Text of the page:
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Wenzel Ludwig Edler VON RADOLT (1667-1716)
Viennese Lute Concertos
Concerto in e minor [14:32]
Aria in C [08:34]
Toccata in F [07:50]
Concerto in F [11:04]
Concerto in G [09:54]
Symphonia in g minor [08:48]
Concerto in c minor [19:15]
Hubert Hoffmann, Sven Schwannberger, Klaus Köb (lute)
Ars Antiqua Austria/Gunar Letzbor
rec. Church of Tre Colli, Italy (date not given) DDD
CHALLENGE CLASSICS CC72291 [77:59] 
Experience Classicsonline


We as music-lovers admire the great masters of the 17th and 18th centuries. They were often admired by their contemporaries as well, including their employers. But we should not forget that this appreciation was not reflected by their social status. They moved in the highest circles, it's true, but they were not part of them. They were outsiders and from time to time they were reminded of their low social status. It is therefore not surprising that members of the social elite didn't want to be known as composers. In addition, composers were working to earn money, and members of the aristocracy never did that.
 

It is therefore an exception when one finds an aristocrat in the ranks of the composers. Wenzel Ludwig Edler von Radolt, who was born and died in Vienna, was such an aristocrat. Both his parents belonged to aristocratic families and he had the title of 'baron'. Being "so allured by the beguiling countenance of most pleasurable music", he said that he was able "to dedicate the course of my life to her''.

His favourite instrument was the lute, and he must have been a very accomplished player. His only publication, called 'Die Aller Treüeste Freindin' of 1701, contains a preface in which he explains the French lute tablature. In his compositions he meticulously adds the fingerings, giving a good insight into the way the lute was played in Vienna. 

The full title of this publication is (in translation): "To my most true and confiding friend, inclined both to the merry and to the sad humours, herewith in the company of other faithful vassals of our innermost sensibility". It contains twelve lute concertos, usually scored for strings, lute and bass. There is some variety in the scoring, going from three lutes (in three different tunings), two violins, descant viol and bass (Concerto in e minor) to lute, one violin, one viola da gamba and bass. In the Aria in C the addition of a wind instrument is suggested - here the transverse flute is used. 

The 'concertos' have little to do with the concerto in the style of Vivaldi with its three movements (fast - slow - fast) or the older four-movement form. They have much more in common with the overture-suite, very popular in Germany and Austria at the end of the 17th and the first half of the 18th centuries. The Concerto in e minor, for instance, begins with an overture, which is followed by a series of dance movements: allemande, courente, sarabande, menuette, gigue, menuette and bourée, and closes with a 'retirada'. The 'retirada' often appears in Austrian music of the late 17th century (Biber is an example). The Aria in C and the Concerto in c minor follow the same structure. The Concerto in F begins with an overture and contains some dances, but it also sports a character piece - especially popular in France - called 'La Querelle des Amantes', and an aria with the addition 'Pastorale'. There are also two movements in the form of a canon.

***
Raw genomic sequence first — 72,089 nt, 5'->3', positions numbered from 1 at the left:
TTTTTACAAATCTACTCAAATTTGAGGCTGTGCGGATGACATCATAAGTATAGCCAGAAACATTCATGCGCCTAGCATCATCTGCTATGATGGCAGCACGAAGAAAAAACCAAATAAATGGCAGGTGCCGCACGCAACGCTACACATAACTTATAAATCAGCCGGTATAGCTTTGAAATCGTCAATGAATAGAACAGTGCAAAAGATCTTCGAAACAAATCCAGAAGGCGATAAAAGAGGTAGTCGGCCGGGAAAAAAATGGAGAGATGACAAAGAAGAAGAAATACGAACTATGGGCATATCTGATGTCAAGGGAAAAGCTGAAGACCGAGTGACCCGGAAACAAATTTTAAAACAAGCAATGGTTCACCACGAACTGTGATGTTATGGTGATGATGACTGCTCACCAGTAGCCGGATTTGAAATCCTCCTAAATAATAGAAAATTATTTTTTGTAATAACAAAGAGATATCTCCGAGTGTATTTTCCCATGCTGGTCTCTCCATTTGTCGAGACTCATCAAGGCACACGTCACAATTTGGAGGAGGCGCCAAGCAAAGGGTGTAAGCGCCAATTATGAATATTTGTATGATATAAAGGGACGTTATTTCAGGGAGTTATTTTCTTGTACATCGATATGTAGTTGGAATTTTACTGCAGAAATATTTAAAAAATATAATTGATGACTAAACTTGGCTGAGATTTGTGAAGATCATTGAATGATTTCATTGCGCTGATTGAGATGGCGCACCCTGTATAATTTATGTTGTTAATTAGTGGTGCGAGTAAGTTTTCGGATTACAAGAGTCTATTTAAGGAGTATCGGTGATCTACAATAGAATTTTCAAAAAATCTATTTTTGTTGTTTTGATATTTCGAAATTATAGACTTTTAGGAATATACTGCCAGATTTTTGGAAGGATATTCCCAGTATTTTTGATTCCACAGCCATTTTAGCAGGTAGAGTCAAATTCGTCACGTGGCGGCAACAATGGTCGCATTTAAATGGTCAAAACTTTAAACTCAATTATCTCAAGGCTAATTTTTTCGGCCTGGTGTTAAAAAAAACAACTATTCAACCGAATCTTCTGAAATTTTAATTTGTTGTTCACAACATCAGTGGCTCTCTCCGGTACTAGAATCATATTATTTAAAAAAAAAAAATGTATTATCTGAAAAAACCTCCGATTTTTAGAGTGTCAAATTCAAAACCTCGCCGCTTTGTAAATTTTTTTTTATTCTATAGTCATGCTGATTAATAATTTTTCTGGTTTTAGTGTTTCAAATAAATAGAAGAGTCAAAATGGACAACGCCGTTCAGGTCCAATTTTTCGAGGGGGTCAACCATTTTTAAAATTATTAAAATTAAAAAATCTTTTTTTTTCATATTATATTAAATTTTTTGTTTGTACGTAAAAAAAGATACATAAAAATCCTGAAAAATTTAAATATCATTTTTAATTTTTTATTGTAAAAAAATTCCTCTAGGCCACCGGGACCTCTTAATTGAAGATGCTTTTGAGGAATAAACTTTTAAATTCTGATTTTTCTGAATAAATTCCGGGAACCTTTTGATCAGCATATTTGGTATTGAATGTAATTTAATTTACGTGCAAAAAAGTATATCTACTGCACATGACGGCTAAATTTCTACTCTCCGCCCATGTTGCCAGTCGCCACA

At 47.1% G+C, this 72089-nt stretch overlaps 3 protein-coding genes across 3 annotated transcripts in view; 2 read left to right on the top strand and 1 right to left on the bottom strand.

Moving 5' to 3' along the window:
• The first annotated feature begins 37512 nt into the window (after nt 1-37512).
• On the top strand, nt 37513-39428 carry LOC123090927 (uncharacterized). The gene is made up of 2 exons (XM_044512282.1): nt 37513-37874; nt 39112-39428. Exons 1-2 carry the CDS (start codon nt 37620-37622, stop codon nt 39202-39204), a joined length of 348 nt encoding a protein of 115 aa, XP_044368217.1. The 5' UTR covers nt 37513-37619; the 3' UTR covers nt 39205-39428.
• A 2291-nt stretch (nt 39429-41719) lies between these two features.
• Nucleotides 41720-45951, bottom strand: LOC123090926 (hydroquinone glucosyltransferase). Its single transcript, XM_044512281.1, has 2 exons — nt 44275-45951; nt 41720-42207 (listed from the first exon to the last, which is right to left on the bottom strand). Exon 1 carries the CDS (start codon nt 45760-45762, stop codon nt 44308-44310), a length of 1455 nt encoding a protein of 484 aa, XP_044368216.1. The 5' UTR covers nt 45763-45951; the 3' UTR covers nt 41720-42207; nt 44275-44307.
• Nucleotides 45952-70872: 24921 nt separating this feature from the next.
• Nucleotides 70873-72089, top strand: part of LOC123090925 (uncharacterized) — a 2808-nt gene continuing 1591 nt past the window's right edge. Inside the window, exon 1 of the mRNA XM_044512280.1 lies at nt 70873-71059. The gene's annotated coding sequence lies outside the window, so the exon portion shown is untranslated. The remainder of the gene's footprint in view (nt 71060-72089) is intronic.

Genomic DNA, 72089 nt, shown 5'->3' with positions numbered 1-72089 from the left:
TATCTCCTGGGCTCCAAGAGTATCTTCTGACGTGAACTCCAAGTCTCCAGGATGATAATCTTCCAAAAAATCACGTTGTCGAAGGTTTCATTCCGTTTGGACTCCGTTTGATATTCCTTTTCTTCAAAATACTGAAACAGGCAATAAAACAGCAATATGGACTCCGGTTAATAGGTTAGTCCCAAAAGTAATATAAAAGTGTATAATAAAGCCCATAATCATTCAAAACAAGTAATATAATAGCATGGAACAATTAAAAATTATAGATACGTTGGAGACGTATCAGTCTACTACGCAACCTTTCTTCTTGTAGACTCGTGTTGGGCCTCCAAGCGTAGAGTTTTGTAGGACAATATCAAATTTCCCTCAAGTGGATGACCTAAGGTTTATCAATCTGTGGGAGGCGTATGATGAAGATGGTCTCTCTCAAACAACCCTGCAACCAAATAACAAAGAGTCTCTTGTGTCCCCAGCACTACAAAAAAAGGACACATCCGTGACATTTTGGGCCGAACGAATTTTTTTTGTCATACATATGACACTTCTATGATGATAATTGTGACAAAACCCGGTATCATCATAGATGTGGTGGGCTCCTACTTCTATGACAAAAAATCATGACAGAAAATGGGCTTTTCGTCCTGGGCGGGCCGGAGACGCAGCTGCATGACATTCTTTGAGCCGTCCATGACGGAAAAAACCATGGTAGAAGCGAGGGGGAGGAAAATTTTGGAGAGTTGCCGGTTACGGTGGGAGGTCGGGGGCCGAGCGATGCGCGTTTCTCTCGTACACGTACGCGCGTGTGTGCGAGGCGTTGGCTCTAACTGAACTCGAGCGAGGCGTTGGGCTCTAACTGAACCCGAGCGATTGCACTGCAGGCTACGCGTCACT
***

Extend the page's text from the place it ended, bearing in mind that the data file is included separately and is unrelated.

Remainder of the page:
A remarkable piece is the Concerto in G. It contains four movements, all of them with two different dance rhythms played simultaneously: allemande and gigue, courente and menuette, sarabande and aria, gavotte and bourée. The two single pieces on this disc, the Toccata in F and the Symphonia in g minor, reflect the Italian style of Frescobaldi, which had considerable influence in Vienna in the late 17th century. 

The history of this recording is just as remarkable as the music itself. Hubert Hoffmann was aware of this collection, and for years tried to bring all the part-books together. It seemed that this would never happen: the first violin part just couldn't be found. One of the concertos had been published before World War II, so the missing part must have been available at the time. On the basis of this concerto Hubert Hoffmann started to make reconstructions of the first violin parts of the other concertos. By the time he had almost finished the job the missing parts were rediscovered. 

Gunar Letzbor and his colleagues were very impressed by the quality of these works, and that is easy to understand. As the description of these concertos show there is a lot of variety in both scoring and musical forms. And the different 'humours' the title of the publication refers to are certainly reflected in this recording, the more so as here unequal temperament is used. 

Hubert Hoffmann, Sven Schwannberger, Klaus Köb and the members of Ars Antiqua Austria give wonderful performances of great sensitivity, showing a thorough understanding of the Radolt’s particular musical language. The rhythmic pulse is given much attention through clear articulation and strong dynamic accents. And the fight of the lovers (Querelle des Amantes) - a quite funny piece - is brilliantly depicted by the two violinists which each represent one of the participants. 

This is a most enjoyable recording and considering the quality of the music will be attractive … and not only to lute aficionados.

Johan van Veen


 




 


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